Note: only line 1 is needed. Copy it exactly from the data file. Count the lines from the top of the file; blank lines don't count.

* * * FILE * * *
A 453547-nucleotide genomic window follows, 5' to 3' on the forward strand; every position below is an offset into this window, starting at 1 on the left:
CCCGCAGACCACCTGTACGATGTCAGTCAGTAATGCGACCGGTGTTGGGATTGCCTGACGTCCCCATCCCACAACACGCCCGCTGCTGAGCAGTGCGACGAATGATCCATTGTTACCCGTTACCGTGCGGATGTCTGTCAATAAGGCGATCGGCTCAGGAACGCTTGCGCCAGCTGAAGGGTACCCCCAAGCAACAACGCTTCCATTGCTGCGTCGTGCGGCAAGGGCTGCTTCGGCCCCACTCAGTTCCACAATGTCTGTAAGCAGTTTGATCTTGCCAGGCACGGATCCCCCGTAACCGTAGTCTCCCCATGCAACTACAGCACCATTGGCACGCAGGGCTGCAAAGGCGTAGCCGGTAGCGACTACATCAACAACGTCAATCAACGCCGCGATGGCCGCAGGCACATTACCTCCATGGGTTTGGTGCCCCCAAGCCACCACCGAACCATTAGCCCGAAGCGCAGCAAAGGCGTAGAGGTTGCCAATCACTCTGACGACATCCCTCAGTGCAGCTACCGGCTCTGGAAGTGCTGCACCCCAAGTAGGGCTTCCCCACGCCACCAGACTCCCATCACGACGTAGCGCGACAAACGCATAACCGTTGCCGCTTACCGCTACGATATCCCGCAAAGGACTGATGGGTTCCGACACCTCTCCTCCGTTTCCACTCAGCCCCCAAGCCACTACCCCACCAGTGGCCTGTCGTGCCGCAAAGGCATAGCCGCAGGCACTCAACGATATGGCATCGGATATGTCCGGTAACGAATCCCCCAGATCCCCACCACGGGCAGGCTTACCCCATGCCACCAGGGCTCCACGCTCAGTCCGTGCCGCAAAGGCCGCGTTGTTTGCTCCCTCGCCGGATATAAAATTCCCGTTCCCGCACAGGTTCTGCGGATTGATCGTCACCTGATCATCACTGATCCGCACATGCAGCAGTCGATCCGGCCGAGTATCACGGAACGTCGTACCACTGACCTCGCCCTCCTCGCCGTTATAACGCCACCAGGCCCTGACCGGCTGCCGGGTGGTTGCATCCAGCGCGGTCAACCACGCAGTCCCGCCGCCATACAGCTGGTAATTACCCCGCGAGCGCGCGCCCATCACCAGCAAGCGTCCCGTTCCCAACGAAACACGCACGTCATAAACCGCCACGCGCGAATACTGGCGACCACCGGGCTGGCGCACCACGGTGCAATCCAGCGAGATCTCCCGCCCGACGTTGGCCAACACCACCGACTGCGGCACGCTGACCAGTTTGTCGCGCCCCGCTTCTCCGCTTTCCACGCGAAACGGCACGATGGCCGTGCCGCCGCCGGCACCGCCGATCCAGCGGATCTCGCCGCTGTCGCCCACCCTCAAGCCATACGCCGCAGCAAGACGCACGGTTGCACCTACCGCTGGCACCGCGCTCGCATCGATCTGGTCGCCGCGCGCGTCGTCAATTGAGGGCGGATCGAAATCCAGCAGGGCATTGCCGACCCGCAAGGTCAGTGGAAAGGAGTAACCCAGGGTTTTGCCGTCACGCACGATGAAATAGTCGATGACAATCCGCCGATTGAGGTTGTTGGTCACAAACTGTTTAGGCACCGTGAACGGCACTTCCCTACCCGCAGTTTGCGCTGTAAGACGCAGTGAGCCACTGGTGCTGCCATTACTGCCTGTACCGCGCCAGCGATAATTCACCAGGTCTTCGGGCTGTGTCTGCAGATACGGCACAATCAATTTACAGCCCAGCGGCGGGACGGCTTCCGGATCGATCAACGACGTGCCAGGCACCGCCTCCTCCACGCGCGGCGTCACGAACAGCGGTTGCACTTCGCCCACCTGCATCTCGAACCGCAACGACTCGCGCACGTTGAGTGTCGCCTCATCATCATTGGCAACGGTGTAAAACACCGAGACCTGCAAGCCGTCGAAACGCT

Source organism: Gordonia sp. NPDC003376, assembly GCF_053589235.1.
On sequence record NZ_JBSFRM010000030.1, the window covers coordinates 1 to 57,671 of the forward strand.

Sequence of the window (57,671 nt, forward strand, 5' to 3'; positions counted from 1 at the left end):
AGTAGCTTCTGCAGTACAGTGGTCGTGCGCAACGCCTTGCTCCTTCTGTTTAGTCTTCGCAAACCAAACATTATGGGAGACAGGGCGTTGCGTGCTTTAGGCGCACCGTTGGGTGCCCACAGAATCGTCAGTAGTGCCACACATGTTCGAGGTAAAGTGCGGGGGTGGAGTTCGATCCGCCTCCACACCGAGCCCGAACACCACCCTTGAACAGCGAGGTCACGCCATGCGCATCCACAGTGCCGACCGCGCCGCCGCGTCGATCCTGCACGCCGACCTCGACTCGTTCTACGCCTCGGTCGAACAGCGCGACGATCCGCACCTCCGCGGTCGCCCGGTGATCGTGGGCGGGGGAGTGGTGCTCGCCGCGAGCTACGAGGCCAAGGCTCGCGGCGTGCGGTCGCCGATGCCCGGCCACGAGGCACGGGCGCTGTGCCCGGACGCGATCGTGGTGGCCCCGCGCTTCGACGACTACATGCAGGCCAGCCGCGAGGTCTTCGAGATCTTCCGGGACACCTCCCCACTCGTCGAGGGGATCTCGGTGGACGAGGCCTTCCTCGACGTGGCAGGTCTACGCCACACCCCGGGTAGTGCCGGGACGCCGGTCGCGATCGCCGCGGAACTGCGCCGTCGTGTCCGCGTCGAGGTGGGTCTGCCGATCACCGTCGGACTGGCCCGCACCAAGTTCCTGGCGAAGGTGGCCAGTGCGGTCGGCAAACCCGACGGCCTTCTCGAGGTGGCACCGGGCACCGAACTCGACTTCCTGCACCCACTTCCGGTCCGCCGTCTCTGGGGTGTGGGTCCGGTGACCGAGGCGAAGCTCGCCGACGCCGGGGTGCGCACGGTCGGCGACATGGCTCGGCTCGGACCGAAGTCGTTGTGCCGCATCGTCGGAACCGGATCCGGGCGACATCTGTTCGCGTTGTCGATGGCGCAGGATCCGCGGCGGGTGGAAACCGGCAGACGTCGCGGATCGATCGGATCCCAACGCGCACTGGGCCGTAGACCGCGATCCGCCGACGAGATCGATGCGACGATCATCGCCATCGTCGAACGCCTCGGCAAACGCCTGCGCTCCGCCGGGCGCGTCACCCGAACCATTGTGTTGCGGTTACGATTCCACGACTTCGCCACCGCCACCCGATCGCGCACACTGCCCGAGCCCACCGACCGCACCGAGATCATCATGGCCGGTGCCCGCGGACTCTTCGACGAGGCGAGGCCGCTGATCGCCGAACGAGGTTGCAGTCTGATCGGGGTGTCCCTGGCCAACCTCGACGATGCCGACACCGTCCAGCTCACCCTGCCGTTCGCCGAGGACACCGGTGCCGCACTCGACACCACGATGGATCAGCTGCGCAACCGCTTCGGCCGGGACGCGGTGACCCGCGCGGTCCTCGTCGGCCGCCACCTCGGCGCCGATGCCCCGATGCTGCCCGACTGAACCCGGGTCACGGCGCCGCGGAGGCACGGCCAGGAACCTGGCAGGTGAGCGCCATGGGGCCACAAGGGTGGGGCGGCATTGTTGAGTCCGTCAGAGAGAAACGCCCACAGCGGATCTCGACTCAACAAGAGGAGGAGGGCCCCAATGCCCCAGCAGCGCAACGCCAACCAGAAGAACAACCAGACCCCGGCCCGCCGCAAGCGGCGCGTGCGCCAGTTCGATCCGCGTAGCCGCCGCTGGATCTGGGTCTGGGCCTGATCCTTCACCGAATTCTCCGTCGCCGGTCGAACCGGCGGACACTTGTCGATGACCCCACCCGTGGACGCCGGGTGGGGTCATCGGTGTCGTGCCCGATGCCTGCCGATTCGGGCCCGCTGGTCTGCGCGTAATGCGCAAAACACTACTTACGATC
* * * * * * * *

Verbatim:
A 453547-nucleotide genomic window follows, 5' to 3' on the forward strand; every position below is an offset into this window, starting at 1 on the left: